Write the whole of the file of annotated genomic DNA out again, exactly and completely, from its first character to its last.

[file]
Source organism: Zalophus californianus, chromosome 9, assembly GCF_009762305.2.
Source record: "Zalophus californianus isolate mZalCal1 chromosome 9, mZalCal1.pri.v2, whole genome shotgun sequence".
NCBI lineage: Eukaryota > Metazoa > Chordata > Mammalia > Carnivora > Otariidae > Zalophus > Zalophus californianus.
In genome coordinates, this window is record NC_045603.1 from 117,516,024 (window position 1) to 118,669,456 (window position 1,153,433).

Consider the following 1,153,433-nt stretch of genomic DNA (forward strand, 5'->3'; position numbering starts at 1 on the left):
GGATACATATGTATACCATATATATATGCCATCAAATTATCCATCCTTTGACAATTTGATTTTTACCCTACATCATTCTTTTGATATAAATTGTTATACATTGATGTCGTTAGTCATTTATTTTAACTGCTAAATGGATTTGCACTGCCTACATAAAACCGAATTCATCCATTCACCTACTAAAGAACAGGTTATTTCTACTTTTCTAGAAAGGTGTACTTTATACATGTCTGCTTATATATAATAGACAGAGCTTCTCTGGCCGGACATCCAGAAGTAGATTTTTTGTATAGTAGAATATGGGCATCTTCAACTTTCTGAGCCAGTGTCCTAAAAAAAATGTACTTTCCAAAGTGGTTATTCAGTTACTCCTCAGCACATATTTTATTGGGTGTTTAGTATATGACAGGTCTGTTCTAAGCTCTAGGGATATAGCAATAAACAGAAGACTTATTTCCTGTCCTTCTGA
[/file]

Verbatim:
Source organism: Zalophus californianus, chromosome 9, assembly GCF_009762305.2.
Source record: "Zalophus californianus isolate mZalCal1 chromosome 9, mZalCal1.pri.v2, whole genome shotgun sequence".
NCBI lineage: Eukaryota > Metazoa > Chordata > Mammalia > Carnivora > Otariidae > Zalophus > Zalophus californianus.
In genome coordinates, this window is record NC_045603.1 from 117,516,024 (window position 1) to 118,669,456 (window position 1,153,433).

Consider the following 1,153,433-nt stretch of genomic DNA (forward strand, 5'->3'; position numbering starts at 1 on the left):
GGATACATATGTATACCATATATATATGCCATCAAATTATCCATCCTTTGACAATTTGATTTTTACCCTACATCATTCTTTTGATATAAATTGTTATACATTGATGTCGTTAGTCATTTATTTTAACTGCTAAATGGATTTGCACTGCCTACATAAAACCGAATTCATCCATTCACCTACTAAAGAACAGGTTATTTCTACTTTTCTAGAAAGGTGTACTTTATACATGTCTGCTTATATATAATAGACAGAGCTTCTCTGGCCGGACATCCAGAAGTAGATTTTTTGTATAGTAGAATATGGGCATCTTCAACTTTCTGAGCCAGTGTCCTAAAAAAAATGTACTTTCCAAAGTGGTTATTCAGTTACTCCTCAGCACATATTTTATTGGGTGTTTAGTATATGACAGGTCTGTTCTAAGCTCTAGGGATATAGCAATAAACAGAAGACTTATTTCCTGTCCTTCTGA